Pitchfork Music Festival’s lineup crafting starts shortly after the last festival ends.

“In the programming of the event that makes it really unique because of the online magazine, like it’s ability to be able to know and on certain levels forecast and to know things that are developing is better than any other event,” Reed said, “because usually events like this, like a festival, they sort of program what was maybe the most popular at the end of the year, whereas what we’re doing is about what’s happening at the moment, or what the editorial folks may be thinking is going to be big for the upcoming year.”

EMA and Yuck are newer artists Pitchfork added later to this year’s bill. Hunt says the exposure for emerging acts is invaluable. Like when his artist Dan Deacon played in 2007.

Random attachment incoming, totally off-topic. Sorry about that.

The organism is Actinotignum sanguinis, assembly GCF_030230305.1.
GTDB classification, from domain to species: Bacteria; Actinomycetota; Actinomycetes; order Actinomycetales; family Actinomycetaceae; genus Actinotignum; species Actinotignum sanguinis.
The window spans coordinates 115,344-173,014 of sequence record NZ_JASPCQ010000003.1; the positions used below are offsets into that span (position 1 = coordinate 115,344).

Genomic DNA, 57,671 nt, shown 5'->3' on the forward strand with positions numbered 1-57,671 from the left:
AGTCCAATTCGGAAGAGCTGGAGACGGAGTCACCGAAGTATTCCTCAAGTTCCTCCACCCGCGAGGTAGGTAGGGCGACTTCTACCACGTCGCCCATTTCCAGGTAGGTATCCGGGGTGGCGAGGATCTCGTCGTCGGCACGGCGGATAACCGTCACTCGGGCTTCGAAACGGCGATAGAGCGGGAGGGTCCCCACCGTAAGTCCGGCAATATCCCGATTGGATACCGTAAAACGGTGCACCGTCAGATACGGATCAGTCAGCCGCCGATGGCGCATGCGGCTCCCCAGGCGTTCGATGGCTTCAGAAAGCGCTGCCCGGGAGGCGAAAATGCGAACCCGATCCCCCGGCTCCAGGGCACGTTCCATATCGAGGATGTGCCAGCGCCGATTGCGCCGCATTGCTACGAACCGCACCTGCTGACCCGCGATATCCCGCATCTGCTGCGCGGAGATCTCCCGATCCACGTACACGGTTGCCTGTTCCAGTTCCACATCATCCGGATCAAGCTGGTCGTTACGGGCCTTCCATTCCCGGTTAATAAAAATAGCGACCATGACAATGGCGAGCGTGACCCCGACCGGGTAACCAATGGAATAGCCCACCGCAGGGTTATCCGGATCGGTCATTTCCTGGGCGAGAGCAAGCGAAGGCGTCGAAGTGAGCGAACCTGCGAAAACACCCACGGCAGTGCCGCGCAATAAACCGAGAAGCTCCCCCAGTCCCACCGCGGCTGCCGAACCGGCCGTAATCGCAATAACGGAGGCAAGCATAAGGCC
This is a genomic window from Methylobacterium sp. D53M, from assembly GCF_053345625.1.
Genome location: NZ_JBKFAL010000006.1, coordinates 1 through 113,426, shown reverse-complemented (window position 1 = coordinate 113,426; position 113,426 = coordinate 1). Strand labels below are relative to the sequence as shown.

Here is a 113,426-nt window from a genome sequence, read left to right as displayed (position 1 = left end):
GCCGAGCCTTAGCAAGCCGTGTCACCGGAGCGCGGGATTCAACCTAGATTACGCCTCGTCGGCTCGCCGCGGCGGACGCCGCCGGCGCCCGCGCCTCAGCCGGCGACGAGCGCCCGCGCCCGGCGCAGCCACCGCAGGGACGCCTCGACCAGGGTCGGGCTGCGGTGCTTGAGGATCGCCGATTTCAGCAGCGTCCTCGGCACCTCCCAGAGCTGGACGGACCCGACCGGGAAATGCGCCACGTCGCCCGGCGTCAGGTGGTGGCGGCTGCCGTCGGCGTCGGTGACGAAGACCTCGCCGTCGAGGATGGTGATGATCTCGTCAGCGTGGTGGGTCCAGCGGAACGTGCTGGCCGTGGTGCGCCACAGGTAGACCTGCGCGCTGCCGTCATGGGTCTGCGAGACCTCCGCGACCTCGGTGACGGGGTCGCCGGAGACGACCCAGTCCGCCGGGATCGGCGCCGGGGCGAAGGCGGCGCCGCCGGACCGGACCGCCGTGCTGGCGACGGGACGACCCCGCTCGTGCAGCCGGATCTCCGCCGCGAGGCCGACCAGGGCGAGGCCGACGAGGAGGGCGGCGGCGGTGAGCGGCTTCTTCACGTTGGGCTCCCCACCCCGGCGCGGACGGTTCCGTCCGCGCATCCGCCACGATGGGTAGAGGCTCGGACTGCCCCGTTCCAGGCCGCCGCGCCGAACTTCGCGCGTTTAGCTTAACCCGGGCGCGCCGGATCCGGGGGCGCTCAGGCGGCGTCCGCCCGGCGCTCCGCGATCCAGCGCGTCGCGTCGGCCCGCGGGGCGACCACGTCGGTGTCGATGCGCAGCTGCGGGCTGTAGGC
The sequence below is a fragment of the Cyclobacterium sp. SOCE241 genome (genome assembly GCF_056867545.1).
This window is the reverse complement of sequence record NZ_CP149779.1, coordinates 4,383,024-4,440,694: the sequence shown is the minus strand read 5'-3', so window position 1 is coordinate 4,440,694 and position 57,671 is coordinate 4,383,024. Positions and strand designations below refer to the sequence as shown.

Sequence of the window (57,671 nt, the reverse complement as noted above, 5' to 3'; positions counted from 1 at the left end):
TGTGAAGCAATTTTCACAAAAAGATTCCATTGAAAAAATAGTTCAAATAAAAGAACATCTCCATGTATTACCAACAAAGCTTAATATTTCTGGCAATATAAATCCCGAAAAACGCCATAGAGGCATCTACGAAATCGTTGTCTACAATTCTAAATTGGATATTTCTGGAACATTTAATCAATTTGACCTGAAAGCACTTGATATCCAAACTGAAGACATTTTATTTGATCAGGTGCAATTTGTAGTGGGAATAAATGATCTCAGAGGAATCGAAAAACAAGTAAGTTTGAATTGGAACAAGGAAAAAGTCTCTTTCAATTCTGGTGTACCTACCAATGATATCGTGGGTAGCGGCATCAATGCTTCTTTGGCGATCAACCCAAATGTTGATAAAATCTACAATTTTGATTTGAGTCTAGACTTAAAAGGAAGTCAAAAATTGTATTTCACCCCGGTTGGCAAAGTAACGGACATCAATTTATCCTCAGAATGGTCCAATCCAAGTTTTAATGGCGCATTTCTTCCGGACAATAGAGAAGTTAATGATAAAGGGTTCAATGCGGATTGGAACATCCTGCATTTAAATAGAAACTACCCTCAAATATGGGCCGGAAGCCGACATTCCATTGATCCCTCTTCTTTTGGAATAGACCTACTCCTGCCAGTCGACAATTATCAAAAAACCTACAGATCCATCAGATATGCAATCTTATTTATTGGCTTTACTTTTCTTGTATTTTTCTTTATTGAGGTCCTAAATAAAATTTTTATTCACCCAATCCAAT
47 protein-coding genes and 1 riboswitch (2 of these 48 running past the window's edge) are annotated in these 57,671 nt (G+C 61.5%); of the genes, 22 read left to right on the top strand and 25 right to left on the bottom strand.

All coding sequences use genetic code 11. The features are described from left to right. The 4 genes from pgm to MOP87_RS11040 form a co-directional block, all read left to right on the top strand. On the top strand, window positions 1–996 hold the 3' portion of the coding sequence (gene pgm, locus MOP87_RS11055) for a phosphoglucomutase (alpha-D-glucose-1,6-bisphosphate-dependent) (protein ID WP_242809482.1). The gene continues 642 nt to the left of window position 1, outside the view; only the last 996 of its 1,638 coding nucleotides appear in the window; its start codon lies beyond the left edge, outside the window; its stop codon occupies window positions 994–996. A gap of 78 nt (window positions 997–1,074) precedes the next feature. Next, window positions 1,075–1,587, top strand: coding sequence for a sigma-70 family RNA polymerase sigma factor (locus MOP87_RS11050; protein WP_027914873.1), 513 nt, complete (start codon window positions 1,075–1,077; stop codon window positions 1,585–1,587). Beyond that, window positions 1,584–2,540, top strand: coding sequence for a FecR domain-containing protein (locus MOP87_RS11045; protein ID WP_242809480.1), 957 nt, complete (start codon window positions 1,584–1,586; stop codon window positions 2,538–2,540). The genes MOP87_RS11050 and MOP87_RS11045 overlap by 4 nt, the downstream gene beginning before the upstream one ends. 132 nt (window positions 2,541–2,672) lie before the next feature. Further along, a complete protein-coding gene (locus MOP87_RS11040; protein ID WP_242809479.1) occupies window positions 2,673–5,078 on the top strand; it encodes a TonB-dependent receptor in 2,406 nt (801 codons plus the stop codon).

“He had literally played basements and house parties at that point. And this show was part of a tour, and it was a tour where maybe a couple hundred would go . . . And at [Pitchfork] there was 7500 people there watching him . . . and candidly he got so much more money than he’d ever gotten in his life – he was used to getting maybe $100,” Hunt said. “And I think that’s probably the case for a number of bands every year where the Pitchfork people and Mike Reed choose them from relative unknown status or anonymity and give them a platform that doesn’t compare to anything they’ve had before, which is kind of the coolest part of this festival,” he concluded.